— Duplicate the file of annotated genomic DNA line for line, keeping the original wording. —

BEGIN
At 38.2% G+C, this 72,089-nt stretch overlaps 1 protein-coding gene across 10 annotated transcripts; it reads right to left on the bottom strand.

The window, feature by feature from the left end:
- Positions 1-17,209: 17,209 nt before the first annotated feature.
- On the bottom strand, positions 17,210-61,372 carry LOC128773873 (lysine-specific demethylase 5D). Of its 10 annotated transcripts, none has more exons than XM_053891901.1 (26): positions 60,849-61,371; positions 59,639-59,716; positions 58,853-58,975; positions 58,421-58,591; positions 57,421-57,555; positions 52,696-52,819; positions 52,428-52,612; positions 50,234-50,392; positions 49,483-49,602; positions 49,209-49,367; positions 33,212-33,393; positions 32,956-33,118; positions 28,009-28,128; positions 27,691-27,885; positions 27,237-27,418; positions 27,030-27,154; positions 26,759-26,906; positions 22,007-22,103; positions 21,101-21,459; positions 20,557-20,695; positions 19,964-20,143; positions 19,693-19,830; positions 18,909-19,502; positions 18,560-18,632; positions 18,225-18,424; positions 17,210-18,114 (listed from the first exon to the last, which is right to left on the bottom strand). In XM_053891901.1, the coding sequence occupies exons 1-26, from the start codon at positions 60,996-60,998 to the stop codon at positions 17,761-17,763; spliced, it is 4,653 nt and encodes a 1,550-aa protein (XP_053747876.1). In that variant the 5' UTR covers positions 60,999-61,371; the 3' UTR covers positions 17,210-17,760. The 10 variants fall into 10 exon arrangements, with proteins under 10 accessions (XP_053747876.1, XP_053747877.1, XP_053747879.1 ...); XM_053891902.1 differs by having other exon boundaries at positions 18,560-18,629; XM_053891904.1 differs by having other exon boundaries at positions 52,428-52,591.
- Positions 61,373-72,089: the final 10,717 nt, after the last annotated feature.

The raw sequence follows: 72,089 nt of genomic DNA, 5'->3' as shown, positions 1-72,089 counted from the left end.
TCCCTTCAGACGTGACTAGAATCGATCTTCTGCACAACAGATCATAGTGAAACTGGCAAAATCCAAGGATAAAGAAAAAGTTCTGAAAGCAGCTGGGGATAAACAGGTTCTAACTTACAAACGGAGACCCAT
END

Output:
At 38.2% G+C, this 72,089-nt stretch overlaps 1 protein-coding gene across 10 annotated transcripts; it reads right to left on the bottom strand.

The window, feature by feature from the left end:
- Positions 1-17,209: 17,209 nt before the first annotated feature.
- On the bottom strand, positions 17,210-61,372 carry LOC128773873 (lysine-specific demethylase 5D). Of its 10 annotated transcripts, none has more exons than XM_053891901.1 (26): positions 60,849-61,371; positions 59,639-59,716; positions 58,853-58,975; positions 58,421-58,591; positions 57,421-57,555; positions 52,696-52,819; positions 52,428-52,612; positions 50,234-50,392; positions 49,483-49,602; positions 49,209-49,367; positions 33,212-33,393; positions 32,956-33,118; positions 28,009-28,128; positions 27,691-27,885; positions 27,237-27,418; positions 27,030-27,154; positions 26,759-26,906; positions 22,007-22,103; positions 21,101-21,459; positions 20,557-20,695; positions 19,964-20,143; positions 19,693-19,830; positions 18,909-19,502; positions 18,560-18,632; positions 18,225-18,424; positions 17,210-18,114 (listed from the first exon to the last, which is right to left on the bottom strand). In XM_053891901.1, the coding sequence occupies exons 1-26, from the start codon at positions 60,996-60,998 to the stop codon at positions 17,761-17,763; spliced, it is 4,653 nt and encodes a 1,550-aa protein (XP_053747876.1). In that variant the 5' UTR covers positions 60,999-61,371; the 3' UTR covers positions 17,210-17,760. The 10 variants fall into 10 exon arrangements, with proteins under 10 accessions (XP_053747876.1, XP_053747877.1, XP_053747879.1 ...); XM_053891902.1 differs by having other exon boundaries at positions 18,560-18,629; XM_053891904.1 differs by having other exon boundaries at positions 52,428-52,591.
- Positions 61,373-72,089: the final 10,717 nt, after the last annotated feature.

The raw sequence follows: 72,089 nt of genomic DNA, 5'->3' as shown, positions 1-72,089 counted from the left end.
TCCCTTCAGACGTGACTAGAATCGATCTTCTGCACAACAGATCATAGTGAAACTGGCAAAATCCAAGGATAAAGAAAAAGTTCTGAAAGCAGCTGGGGATAAACAGGTTCTAACTTACAAACGGAGACCCAT